The article is primarily a presentation of open source as a business strategy. It's subtitled "Open Source isn't for everyone. But it can work wonders when companies know what they're doing." The first full page is about HP's decision to open E-speak.
Okay. That's not too bad. It looks like HP's trying to leverage this pseudo-freedom to create a de facto standard. It may not be what some consider morally ideal, but it's a bigger step in the right direction than some other companies have taken. Rojas then goes on to talk about VA Linux and Collab.net setting up SourceForge.com and SourceXchange, "to host open-source projects, allowing companies to effectively outsource the management of their open-source projects." Why would companies care about that? Because "upstarts like Apache and Sendmail can gain such phenomenal market share...without spending any significant money on marketing, advertising, or research and development."
What? Yeah, Apache grew out of NCSA's old web server; compared to, say, IBM, sure, they're toddlers. But Sendmail as a piece of software has been around for quite a while longer. I'd hardly call them "upstarts".
The next bit is a little disturbing, too. Rojas quotes ESR: "There is a component of idealism, but this shift in thinking is mainly due to fear, a fear that your competition will use the greater efficiency of the open-source model to produce better software, much faster than you ever could."
Pay attention, folks. That's important. Open source is not just an idealistic dream, it's a business strategy. And if your company doesn't use it, your competitor(s) will. This is boss-think--flawed, but that's never stopped 'em before. The obvious problem with this has been discussed here at K5 a couple times already. Even people who work without direct monetary compensation because they love the product don't like to be taken for granted. Rojas doesn't deal with the issue until much later. He goes on for another few paragraphs that look like they were lifted from a wordier draft of "the Cathedral and the Bazaar".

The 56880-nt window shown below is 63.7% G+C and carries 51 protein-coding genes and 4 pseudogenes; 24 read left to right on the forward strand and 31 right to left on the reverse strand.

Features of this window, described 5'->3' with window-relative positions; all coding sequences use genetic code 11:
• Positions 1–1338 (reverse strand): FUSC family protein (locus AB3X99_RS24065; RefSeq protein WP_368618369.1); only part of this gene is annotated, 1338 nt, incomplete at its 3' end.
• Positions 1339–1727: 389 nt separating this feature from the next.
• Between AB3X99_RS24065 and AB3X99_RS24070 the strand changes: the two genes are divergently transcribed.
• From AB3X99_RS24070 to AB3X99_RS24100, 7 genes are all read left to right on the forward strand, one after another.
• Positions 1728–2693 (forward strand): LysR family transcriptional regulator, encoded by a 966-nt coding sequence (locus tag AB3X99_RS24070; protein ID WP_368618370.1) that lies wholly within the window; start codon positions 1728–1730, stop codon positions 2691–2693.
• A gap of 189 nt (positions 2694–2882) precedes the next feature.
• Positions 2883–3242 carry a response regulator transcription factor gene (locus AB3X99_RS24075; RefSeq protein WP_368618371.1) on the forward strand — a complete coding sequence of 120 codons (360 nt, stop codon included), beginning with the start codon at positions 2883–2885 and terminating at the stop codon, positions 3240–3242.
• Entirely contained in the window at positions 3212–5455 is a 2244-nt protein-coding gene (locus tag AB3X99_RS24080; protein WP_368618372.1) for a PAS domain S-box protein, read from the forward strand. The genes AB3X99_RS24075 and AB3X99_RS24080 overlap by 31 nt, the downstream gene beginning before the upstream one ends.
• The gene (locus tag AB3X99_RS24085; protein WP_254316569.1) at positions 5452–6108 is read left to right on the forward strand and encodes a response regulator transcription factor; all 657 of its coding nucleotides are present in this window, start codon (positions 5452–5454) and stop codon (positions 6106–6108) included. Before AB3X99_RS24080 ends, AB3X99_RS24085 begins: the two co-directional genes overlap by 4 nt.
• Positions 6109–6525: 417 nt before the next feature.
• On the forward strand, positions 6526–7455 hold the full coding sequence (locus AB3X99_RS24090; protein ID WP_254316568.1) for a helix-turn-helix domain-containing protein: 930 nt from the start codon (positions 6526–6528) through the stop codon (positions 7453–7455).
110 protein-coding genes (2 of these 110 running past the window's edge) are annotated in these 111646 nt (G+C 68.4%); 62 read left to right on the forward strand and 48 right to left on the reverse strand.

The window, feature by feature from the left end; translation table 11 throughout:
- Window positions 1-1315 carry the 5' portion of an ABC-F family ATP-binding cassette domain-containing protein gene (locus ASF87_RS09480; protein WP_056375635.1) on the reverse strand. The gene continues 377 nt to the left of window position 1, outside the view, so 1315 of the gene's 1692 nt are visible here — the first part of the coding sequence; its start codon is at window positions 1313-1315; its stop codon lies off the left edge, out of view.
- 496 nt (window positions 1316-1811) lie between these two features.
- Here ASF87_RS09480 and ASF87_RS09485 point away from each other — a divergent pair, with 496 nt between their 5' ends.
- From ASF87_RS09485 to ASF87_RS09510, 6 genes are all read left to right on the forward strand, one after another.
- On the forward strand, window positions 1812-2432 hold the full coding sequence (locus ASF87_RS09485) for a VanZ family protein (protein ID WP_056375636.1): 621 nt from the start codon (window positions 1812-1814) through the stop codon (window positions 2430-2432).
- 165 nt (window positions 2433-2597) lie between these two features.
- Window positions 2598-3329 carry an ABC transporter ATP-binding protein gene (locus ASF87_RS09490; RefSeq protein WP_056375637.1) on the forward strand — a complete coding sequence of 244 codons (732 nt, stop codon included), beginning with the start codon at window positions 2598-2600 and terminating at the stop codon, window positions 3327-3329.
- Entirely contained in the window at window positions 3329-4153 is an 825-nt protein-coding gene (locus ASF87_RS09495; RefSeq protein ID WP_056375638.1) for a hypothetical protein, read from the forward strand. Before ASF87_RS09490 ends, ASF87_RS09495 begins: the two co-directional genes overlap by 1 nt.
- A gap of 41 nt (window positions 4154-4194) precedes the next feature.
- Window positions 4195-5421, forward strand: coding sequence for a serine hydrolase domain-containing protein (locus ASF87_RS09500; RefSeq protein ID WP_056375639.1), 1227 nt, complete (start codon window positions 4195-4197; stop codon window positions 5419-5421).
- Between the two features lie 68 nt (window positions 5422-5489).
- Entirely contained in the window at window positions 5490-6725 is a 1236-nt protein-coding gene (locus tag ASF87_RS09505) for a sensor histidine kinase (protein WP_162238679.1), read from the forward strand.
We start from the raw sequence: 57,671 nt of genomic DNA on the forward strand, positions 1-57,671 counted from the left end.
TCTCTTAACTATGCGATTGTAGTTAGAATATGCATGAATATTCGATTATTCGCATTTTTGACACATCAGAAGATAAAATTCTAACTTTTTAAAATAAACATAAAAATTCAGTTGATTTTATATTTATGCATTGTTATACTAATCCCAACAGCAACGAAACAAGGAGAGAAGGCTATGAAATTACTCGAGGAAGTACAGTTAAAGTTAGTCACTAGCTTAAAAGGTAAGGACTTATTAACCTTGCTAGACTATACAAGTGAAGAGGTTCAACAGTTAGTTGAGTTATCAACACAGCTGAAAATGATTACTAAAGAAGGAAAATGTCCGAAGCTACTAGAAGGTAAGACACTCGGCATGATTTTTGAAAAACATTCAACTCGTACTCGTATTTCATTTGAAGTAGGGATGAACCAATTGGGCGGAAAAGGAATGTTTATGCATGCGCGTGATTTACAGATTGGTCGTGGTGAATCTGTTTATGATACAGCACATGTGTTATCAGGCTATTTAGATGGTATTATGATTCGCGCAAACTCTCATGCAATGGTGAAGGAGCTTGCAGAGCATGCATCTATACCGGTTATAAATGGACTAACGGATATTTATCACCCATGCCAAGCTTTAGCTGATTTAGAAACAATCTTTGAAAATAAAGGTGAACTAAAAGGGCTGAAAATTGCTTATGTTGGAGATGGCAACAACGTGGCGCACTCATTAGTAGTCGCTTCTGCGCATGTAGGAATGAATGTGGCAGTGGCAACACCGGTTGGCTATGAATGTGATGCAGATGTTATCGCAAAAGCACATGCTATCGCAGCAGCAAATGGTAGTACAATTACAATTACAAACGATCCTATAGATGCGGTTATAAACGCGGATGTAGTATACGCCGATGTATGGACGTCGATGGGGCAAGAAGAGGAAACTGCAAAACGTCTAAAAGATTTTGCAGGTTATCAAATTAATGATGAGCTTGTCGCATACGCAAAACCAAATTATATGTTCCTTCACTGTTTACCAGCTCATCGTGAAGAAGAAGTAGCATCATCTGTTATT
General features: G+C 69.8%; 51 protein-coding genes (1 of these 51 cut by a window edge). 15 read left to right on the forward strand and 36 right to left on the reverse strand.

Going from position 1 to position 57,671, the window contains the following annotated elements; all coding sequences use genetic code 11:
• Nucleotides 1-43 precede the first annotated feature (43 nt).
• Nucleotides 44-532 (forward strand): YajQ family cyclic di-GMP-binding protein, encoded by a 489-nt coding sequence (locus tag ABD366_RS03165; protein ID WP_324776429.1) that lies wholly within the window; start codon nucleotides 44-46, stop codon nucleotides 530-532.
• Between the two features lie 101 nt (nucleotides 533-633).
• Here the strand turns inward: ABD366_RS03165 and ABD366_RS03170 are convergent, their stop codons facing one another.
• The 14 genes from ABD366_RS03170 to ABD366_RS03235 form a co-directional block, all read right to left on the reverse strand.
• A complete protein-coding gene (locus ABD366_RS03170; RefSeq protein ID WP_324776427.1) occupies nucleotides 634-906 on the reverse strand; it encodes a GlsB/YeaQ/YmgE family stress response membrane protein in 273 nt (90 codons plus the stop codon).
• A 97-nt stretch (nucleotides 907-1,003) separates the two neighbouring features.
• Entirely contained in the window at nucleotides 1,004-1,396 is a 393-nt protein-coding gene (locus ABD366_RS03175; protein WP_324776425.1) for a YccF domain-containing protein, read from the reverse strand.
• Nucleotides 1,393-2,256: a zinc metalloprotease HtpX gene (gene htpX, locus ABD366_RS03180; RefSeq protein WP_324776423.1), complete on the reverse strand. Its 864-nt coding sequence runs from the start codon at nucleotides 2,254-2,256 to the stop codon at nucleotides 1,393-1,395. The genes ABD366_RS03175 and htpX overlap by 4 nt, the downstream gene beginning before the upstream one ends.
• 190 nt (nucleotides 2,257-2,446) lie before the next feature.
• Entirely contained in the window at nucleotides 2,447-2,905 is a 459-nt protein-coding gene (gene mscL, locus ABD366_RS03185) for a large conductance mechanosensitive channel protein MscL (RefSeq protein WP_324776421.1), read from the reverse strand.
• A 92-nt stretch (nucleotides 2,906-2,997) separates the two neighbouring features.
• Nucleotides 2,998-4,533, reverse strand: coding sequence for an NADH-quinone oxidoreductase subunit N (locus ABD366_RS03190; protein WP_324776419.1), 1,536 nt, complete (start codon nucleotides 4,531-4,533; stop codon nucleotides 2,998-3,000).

The Internet has only sped up the pace of collaboration. Now with email, FTP servers, discussion boards, and Web sites dedicated to specific projects, participation is easy, no matter where you are. Programmers can now send in their code, notify others about bugs, and download the latest versions of the program instantaneously.
*dingdingding* Give the man a cookie!
When I read that paragraph is when I knew I had to post this. I can't even express how it disturbs me to see something written like email, FTP, and newsgroups are hot new technologies. Especially in a publication that's intended for people on the business end of technology. Doubly so in an article about what I consider to be such an important idea to convey accurately and clearly to those kinds of people. Someone, somewhere along the editorial food chain, should've caught this.
Blah, blah, blah. More on VA's consulting services. More on how to make money off open source software (short version: sell support like Cobalt or convenience like Red Hat).
Another mini-case study: WapIT used open source to establish their de facto standard.
Back to VA for awhile; fun catchphrase: ICO => "Initial Code Offering".
Segue to "Rob Malda, founder of the programmer news site Slashdot.org", who explained that Mozilla development started very slow because the code was such a mess.
"[P]rogrammer news site". *snicker*
Blah, blah, blah, spend the better part of a full page of text trying to explain copyright, licenses, OSI, OSD, GPL, LGPL, NPL, MPL, segue back to sluggish Netscape and picking the wrong license hurt them, too--it made them look like they were trying to take advantage of the community.
Um, yeah. That's bad. It's also the only time that particular (and fairly common) gripe about companies opening their code is mentioned in six dense pages of text. Rojas never once mentions the negative PR from "abandonware".
Next, if you're going to open the source of something, be sure someone clueful is at the helm. Linux would've flopped without its "benevolent dictator" Linus Torvalds.
Back to VA for a minute, still consulting on how to do it right. Mr. Malda reminds us that volunteers will go away if the company ignores them long enough.
Managed properly, with the needs of the community in mind, the controlled chaos of an open-source project can create not just impressive software, but amazing business opportunities as well.
Directed properly, a community of technologists can help steer business discussions of open source the right direction. Some of my comments may have been a little too snide; the article does show some depth of understanding, it just fails to present it at a consistent level. What would we have said instead?